“Anne Douglas Savage always appreciated the beauty of the living and the harmony that can be found in nature—in its movements and rest. She refined the atmosphere of her works, rendering them a little mysterious, like a story with indeterminate adventures. Savage managed to capture the free and rhythmic movement of water, and it is her representation of this life source that inspired me to explore the notion of memory and its restitution. Just like her, I used a predominantly cold palette, which encapsulates the idea of a cliché, or a photo suspended in time. In my work, we can see my little brother in the midst of undulating in the water, a moment altered by colour like a memory is being altered by my subconscious. This painting is a reflection of my gratitude towards this ephemeral moment transformed into a remnant of happiness.”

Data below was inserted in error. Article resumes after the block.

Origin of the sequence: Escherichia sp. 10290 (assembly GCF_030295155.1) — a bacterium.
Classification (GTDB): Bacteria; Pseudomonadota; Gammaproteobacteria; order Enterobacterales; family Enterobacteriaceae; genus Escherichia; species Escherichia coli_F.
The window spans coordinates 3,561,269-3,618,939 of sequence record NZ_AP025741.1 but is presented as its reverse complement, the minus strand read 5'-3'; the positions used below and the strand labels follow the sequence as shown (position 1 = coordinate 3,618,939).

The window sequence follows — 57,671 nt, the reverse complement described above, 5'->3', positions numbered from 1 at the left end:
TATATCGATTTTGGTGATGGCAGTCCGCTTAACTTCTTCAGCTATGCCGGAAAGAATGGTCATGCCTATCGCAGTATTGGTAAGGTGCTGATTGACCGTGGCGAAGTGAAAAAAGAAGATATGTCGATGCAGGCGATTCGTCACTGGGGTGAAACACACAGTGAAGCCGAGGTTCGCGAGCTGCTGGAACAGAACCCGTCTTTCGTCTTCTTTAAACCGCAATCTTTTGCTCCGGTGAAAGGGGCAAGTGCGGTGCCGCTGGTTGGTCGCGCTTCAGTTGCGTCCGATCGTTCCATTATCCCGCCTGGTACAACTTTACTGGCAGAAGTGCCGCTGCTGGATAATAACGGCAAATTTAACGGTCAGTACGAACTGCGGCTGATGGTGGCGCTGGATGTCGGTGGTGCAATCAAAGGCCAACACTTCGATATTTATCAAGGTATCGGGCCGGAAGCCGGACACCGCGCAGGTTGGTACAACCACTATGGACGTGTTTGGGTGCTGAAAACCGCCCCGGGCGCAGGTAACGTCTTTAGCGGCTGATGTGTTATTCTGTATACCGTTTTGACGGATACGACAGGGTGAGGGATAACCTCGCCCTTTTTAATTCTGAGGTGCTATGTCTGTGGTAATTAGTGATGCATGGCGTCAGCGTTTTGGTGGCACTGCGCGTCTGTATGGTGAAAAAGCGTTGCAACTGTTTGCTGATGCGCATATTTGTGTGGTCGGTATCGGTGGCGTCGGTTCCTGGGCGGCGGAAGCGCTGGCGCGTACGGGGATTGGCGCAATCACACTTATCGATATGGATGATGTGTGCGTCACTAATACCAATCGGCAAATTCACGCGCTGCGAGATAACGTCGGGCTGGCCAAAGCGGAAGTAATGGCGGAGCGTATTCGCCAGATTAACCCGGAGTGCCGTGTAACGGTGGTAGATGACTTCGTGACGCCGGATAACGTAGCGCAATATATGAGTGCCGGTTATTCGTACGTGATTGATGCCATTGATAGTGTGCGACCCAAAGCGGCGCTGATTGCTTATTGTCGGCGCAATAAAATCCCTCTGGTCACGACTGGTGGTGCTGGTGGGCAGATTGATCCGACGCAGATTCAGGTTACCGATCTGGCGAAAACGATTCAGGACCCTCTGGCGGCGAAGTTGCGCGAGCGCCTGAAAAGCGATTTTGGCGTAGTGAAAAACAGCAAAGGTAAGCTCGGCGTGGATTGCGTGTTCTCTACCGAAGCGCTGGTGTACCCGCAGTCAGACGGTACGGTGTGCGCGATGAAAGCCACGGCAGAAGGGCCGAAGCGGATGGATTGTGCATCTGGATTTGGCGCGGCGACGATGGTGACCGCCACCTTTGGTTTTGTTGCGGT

—Wafa Amrouche (Grade 12, École publique secondaire De La Salle, Ottawa, Ontario)
Associated with Montreal’s Beaver Hall Group and a founding member of the Canadian Group of Painters, Anne Savage’s (1896–1971) landscape paintings reveal her romantic vision of the harmony between humans and the natural world.